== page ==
Citigroup's SIV drama
That works great ... until investors decide they don't want to buy SIV-issued paper. When that happens, things get ugly and SIVs can find they have to liquidate assets, driving prices lower. The Citigroup move is designed to allow the SIVs to wind down in an orderly process, rather than be forced to hold "fire sales."
So this is "good" news, right? Well, it might have been if Moody's didn't decide to spoil the party by cutting Citigroup's debt rating. Specifically, the credit ratings agency lowered Citigroup to Aa3 from Aa2. That's the fourth-highest rating.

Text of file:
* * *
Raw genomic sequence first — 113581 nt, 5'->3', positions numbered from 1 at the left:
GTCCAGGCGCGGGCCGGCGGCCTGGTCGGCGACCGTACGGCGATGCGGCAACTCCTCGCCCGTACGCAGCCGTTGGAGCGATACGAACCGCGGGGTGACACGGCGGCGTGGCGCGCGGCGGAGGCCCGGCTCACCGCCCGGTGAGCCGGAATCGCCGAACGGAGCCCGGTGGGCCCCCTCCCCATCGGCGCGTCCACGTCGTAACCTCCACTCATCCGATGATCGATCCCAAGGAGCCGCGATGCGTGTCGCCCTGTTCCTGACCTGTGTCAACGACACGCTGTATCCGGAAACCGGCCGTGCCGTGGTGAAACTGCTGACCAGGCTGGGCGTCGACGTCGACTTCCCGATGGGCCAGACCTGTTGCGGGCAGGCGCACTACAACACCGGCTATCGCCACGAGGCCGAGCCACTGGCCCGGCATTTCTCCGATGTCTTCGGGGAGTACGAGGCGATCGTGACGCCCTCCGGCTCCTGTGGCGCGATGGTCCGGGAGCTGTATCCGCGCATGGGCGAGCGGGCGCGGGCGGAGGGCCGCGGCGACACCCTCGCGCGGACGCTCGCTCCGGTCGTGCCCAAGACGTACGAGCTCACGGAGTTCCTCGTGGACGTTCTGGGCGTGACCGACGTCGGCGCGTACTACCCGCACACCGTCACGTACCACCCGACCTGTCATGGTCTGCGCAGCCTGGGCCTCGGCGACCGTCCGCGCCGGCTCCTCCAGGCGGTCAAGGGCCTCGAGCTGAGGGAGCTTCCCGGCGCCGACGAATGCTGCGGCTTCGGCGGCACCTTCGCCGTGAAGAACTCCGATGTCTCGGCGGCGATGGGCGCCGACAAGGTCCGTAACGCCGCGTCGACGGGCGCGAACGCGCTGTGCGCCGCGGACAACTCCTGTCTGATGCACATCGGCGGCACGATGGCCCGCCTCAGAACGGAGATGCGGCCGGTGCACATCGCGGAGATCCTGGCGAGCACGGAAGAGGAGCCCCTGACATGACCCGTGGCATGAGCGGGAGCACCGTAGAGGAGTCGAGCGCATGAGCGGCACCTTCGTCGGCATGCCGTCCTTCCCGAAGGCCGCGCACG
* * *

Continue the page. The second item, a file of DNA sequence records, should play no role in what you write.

It's not clear how this will all sort out. U.S. dollar and British pound LIBOR rates are down a bit more overnight, but Citigroup shares were recently under a bit of pressure and Euribor rates (the euro-based equivalent of LIBOR) haven't done much.
Oh and as I write, we're seeing more evidence of housing market downturn fallout. Tool maker Black & Decker is slashing its Q4 earnings target to $1.03 a share, excluding a tax settlement. Analysts had been looking for $1.60 a share. The company said "business conditions in North America have been worse than the Corporation had anticipated."